When we ran the donut run around this time last year, some of you recall the piggy paraphernalia I brought back from Minnesota — I hope Neal is still enjoying his boar juice bucket.  I was reminded of wussies again during last week’s pig visit to USDA in Iowa.  Des Moines had the best airport gift shop I’ve ever been to:

A t-shirt that read ‘In case of emergency please feed me bacon’ immediately invoked the spirit of Bobby Gill.

A t-shirt with the words ‘I like PIG butts and I cannot lie’ recalled Neal Gorman, when inebriated at Doug & Kerry’s wedding.

And another shirt with ‘You had me at “BACON”‘ — again, Bobby Gill.

As I arrived in Iowa, there were two major news stories about pigs hitting the newsstands.  The ‘bacon scare’ story concerned the effect of the drought on the lowered production of corn and pig feed this summer and the prospects for pork product storages and higher prices this year.   The second story was more disturbing: a 60-year old pig farmer had just been discovered devoured by his hogs.  The pig experts in Iowa confirmed that hogs can weigh upwards of 500 pounds and are aggressive, inquisitive, voraciously hungry animals.  While it was unlikely that the hogs would attack unprovoked, if the man fell or had a heart attack, the enormous hogs could certainly have taken advantage of him in a prone state.  In a grisly story from 2007 a pig farmer serial killer from Canada murdered at least 25 prostitutes and female drug addicts and fed their remains to his pigs.

When Amy from the USDA’s Agricultural Research Service (ARS) asked me if I had any specific requests for my visit to their center in Ames, Iowa, I asked if I could tour a pig farm.  The production process for swine in the United States is actually quite complex, with multiple production stages that involve different kinds of pens and facilities and transport of pigs, and I wanted to learn more about how the process might affect influenza virus transmission dynamics.    But after discovering the vicious side of the little piggy, I was relieved when Amy informed me that I would have to settle for an indoor Pork Production 101 powerpoint presentation by the pig guru Butch Baker.  I know some day I will bite the dust, but I’d rather it not involve being devoured by 500-pound hogs.

For those of you who still have your semen collection cups and pig insemination tubes from last year’s pig visit to Minneapolis, I can now answer some of your burning questions about pig production:

-Today, more than 90% of sows are bred via artificial insemination.

-Pigs can grow from 3 lbs to 300 lbs in 9 months, making them one of the most efficient animals for production of meat.

-China is the Pig King of the World, producing ~600 million pigs per year, compared with the US, a distant second place at ~115 million pigs per year.

-The number of US pig farms has reduced dramatically from over 1 million in the 1960s to less than 50,000 today, as the industry has greatly consolidated and a few major producers now strongly dominate the industry.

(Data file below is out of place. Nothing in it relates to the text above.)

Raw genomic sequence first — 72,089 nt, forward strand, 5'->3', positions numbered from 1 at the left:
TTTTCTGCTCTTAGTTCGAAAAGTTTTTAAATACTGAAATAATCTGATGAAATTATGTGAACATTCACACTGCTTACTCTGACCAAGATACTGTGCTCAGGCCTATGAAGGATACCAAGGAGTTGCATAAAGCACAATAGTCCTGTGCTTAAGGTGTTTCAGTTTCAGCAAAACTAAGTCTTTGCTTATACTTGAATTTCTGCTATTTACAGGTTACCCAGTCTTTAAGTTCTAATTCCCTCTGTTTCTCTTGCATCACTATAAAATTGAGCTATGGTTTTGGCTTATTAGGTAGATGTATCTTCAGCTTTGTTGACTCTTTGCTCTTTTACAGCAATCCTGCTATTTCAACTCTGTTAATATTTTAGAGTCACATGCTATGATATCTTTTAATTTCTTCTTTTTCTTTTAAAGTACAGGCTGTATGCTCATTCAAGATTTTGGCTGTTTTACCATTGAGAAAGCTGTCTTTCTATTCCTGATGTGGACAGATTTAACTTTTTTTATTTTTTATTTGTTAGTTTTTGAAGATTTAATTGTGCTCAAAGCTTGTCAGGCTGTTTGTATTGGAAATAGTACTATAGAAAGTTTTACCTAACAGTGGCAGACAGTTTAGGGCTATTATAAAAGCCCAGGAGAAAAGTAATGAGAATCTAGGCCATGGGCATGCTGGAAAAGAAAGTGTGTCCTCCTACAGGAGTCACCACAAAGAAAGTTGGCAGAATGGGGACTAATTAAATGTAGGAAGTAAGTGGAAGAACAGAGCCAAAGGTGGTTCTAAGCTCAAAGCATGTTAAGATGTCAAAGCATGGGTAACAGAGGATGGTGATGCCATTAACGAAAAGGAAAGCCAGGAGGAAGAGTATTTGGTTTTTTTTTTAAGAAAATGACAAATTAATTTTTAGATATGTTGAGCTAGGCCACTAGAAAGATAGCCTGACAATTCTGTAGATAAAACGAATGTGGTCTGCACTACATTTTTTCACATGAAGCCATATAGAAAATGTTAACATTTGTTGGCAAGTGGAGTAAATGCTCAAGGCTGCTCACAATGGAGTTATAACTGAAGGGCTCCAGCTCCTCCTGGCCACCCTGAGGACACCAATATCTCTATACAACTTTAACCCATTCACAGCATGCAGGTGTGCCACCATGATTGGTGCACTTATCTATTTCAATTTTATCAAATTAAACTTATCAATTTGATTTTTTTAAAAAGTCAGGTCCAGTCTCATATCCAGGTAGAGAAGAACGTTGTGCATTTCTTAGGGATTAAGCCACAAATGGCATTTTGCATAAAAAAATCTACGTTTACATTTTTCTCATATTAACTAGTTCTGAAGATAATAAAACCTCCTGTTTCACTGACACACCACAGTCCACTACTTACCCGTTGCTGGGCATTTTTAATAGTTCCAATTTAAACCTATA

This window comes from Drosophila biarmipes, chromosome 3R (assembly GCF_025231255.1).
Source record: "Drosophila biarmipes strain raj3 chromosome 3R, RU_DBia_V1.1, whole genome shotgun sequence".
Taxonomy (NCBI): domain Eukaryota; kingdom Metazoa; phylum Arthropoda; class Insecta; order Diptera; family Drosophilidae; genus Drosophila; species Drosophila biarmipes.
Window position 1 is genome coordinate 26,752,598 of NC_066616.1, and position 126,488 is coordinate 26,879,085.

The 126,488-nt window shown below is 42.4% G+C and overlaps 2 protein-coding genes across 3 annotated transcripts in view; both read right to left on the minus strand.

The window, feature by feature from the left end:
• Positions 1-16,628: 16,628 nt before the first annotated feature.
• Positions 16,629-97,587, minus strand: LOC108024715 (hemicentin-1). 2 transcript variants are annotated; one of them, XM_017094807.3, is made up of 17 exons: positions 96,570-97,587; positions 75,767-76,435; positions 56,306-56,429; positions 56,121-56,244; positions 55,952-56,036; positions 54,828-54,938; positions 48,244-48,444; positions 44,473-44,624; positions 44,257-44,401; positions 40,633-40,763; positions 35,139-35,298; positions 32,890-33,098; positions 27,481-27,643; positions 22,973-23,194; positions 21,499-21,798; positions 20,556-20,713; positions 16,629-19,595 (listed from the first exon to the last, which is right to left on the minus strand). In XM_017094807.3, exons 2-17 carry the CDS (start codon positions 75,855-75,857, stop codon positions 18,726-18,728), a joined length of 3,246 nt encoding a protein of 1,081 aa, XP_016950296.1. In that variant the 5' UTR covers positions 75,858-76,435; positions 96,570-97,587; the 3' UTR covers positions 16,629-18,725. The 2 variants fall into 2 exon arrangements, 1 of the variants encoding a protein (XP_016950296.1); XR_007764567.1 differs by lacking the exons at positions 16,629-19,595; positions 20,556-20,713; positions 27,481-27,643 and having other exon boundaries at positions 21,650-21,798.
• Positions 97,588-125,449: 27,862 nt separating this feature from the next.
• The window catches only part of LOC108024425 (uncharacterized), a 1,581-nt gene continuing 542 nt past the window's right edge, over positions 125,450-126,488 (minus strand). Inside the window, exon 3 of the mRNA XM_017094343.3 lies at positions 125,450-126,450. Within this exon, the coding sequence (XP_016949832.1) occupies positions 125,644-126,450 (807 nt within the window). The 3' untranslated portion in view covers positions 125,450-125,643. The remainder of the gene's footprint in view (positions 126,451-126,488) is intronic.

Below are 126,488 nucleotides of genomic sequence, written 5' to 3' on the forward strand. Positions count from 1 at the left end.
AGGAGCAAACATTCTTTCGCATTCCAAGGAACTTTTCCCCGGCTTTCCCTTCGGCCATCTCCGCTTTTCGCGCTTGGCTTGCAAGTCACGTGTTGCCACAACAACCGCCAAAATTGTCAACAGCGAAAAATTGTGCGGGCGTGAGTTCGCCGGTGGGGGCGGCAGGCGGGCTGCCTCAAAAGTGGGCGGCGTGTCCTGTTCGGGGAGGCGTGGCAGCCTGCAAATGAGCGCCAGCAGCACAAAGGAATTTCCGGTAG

-The US swine industry estimates it lost ~$50 BILLION from the 2009 ‘swine flu’ virus, even though not a single US pig was infected with the virus at the time (humans have since introduced the virus into the US pig population).  The biggest hits were exports (countries like China cut off US swine exports, even though no US pigs were infected) and to the drop in domestic pork consumption due to misinformed consumer fears.  Such economic fallout has made the pig producers extremely wary of the media and very secretive about disease information among their swine herds, making my job of studying influenza virus dynamics among US swine populations exponentially more difficult.

-You all know how human influenza vaccines are regularly updated with the most currently circulating strains, as identified through a well-organized global WHO surveillance network (why you have to get your flu shot every year).  To facilitate this process, vaccine manufacturers are not required by FDA to re-license their updated vaccine every year.  In contrast, the USDA regulatory hurdles for updating the influenza vaccine used in swine are substantial, equivalent to licensing a new vaccine, and the swine influenza vaccine has not been updated in recent years despite the continued evolution of the influenza virus in swine and the vaccine’s limited efficacy.  We all find it a bit twisted that the regulatory hurdles for a vaccine for pigs is so much more stringent than for humans.  So instead of using the outdated commercial vaccines, pig farmers are increasingly resorting to unlicensed autogenous vaccines (up to 60% of vaccines now are autogenous), essentially the ‘snake oil’ of the swine vaccine world.

-Iowa is the corn capital of the world.  Since corn is used as pig feed, the bulk of the swine industry is located in Iowa and neighboring Midwest states (hence all the bacon-themed shirts in the Des Moines airport gift shop).  In the 1990s, newer swine production facilities were built in North Carolina and Oklahoma.   However, since it’s cheaper to transport the piglets than the corn required to feed them (piggies eat a lot of corn to grow 300 lbs in 9 months!), many of these piglets are trucked to Iowa and other Midwestern states to be fattened up prior to slaughter.  We’ve been studying how these long-distance trucking practices spread pathogens like influenza around the US and particularly into Iowa and the Midwest.



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